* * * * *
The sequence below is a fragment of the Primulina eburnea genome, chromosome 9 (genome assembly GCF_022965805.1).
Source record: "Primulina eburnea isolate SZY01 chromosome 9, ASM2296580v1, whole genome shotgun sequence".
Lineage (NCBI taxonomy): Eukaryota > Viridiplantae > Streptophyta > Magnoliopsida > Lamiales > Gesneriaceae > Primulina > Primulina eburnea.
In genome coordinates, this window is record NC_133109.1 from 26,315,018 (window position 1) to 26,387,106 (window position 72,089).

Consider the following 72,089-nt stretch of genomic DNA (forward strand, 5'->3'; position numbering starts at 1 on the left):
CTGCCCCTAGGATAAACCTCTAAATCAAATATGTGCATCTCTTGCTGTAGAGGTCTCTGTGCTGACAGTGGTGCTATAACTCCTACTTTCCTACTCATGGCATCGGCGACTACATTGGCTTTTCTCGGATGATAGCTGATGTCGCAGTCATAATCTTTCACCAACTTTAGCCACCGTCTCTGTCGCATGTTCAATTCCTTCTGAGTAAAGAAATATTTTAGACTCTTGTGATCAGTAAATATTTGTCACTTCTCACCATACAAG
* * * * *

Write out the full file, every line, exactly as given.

The sequence below is a fragment of the Primulina eburnea genome, chromosome 9 (genome assembly GCF_022965805.1).
Source record: "Primulina eburnea isolate SZY01 chromosome 9, ASM2296580v1, whole genome shotgun sequence".
Lineage (NCBI taxonomy): Eukaryota > Viridiplantae > Streptophyta > Magnoliopsida > Lamiales > Gesneriaceae > Primulina > Primulina eburnea.
In genome coordinates, this window is record NC_133109.1 from 26,315,018 (window position 1) to 26,387,106 (window position 72,089).

Consider the following 72,089-nt stretch of genomic DNA (forward strand, 5'->3'; position numbering starts at 1 on the left):
CTGCCCCTAGGATAAACCTCTAAATCAAATATGTGCATCTCTTGCTGTAGAGGTCTCTGTGCTGACAGTGGTGCTATAACTCCTACTTTCCTACTCATGGCATCGGCGACTACATTGGCTTTTCTCGGATGATAGCTGATGTCGCAGTCATAATCTTTCACCAACTTTAGCCACCGTCTCTGTCGCATGTTCAATTCCTTCTGAGTAAAGAAATATTTTAGACTCTTGTGATCAGTAAATATTTGTCACTTCTCACCATACAAG